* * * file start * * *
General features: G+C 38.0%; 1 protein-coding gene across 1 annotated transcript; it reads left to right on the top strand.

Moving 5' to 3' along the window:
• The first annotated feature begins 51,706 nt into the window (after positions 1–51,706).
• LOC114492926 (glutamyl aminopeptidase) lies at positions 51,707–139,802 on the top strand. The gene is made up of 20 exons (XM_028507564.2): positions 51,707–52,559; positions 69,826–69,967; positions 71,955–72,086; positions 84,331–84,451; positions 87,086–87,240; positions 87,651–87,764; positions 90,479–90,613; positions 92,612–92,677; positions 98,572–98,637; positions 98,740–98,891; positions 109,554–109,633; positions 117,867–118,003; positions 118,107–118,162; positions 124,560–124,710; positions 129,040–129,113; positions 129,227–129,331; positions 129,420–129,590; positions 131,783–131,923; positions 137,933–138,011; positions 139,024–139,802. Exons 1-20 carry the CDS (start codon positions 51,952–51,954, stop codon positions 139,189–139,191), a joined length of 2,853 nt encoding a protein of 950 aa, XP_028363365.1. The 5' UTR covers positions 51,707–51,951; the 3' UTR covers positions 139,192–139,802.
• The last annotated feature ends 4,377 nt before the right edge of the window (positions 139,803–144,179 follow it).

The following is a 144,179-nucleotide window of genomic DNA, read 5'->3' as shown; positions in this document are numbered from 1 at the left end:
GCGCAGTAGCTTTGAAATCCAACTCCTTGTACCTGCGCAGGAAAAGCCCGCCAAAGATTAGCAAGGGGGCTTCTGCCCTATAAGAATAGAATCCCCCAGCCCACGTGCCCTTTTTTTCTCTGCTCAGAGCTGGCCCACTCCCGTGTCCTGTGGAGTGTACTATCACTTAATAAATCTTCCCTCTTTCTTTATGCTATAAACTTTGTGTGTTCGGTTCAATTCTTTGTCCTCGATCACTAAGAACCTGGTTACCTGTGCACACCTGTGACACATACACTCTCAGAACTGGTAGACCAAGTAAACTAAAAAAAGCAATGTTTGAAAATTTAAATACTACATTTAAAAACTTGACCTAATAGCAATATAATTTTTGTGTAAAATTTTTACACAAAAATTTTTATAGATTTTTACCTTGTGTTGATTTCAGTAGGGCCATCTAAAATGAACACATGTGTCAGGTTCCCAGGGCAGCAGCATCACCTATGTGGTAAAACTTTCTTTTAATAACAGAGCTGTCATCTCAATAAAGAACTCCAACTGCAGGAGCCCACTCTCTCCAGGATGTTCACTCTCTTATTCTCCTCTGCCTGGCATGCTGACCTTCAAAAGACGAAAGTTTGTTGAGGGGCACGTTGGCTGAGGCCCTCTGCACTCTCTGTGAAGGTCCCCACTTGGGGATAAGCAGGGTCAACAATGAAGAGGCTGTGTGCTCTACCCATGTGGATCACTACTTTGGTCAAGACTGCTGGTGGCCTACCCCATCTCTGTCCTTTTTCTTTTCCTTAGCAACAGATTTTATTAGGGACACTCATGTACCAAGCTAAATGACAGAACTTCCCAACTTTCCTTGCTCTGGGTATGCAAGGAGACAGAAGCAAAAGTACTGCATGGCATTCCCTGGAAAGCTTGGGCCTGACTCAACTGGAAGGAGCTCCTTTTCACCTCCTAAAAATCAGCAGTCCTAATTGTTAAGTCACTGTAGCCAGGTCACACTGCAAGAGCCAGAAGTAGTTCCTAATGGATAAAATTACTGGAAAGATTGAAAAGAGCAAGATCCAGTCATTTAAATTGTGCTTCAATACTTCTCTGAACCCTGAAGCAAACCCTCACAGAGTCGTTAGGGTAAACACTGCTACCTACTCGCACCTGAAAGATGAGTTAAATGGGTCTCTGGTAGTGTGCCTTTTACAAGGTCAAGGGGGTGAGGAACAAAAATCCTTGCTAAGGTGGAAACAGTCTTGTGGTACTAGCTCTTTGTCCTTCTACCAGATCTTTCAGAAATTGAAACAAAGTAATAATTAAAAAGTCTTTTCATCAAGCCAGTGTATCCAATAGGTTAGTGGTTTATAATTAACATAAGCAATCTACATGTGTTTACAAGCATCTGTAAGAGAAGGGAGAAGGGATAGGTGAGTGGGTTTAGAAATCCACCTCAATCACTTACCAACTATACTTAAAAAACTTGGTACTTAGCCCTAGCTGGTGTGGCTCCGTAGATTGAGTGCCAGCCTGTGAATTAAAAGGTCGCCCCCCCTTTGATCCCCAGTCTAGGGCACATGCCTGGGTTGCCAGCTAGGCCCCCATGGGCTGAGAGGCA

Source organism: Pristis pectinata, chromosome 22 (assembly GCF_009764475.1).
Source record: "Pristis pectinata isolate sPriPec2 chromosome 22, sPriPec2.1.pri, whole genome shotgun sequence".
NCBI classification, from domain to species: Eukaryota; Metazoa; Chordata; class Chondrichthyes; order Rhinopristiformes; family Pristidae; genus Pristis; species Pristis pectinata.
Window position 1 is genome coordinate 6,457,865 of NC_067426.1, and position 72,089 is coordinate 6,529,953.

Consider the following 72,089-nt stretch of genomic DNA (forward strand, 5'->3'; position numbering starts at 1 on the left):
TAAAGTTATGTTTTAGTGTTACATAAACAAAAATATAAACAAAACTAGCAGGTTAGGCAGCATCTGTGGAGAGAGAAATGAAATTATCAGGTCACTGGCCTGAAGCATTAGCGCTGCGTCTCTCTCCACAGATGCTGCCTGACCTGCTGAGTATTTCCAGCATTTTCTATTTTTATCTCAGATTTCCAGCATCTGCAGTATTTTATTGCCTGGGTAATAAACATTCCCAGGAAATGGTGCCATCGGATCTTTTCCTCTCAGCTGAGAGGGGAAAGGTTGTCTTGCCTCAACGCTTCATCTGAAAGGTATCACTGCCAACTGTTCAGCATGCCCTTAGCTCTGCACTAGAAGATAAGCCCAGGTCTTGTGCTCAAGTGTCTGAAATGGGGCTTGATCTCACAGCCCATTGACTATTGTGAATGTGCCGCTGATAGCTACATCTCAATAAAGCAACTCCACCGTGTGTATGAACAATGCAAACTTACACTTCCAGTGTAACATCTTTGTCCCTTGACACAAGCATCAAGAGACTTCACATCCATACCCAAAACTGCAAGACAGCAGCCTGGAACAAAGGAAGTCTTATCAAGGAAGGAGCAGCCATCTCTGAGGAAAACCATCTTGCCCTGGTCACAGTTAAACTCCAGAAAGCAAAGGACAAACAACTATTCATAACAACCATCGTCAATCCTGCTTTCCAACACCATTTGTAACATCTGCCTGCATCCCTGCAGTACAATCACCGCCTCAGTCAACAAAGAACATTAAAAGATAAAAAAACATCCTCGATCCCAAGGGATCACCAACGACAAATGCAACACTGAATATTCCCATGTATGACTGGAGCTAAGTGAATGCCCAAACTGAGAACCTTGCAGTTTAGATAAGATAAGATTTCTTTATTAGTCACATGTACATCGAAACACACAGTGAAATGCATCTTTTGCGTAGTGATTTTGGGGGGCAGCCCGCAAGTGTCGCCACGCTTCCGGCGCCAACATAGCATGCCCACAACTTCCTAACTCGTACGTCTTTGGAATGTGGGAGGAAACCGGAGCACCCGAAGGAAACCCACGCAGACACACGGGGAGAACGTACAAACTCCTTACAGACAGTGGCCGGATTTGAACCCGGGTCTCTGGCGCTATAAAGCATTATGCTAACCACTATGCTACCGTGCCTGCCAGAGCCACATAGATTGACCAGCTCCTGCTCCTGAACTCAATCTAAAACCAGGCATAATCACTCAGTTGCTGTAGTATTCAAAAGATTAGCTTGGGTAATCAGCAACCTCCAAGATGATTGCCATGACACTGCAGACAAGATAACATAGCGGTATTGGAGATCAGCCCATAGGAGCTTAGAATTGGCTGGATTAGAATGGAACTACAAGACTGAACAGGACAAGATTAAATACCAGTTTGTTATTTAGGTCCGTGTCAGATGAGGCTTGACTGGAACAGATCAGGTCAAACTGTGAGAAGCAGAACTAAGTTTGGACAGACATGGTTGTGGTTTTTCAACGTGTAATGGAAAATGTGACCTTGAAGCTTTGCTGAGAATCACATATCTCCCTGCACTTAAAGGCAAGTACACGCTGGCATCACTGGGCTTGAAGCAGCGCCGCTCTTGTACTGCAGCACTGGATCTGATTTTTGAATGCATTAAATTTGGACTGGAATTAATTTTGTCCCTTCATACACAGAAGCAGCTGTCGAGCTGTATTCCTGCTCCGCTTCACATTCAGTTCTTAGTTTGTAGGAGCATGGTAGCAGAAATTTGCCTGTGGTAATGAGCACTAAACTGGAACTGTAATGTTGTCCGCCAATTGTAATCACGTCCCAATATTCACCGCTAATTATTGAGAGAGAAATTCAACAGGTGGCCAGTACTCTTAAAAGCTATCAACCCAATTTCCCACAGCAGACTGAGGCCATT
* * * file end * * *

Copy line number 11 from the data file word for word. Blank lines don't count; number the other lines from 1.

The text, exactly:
Window position 1 is genome coordinate 6,457,865 of NC_067426.1, and position 72,089 is coordinate 6,529,953.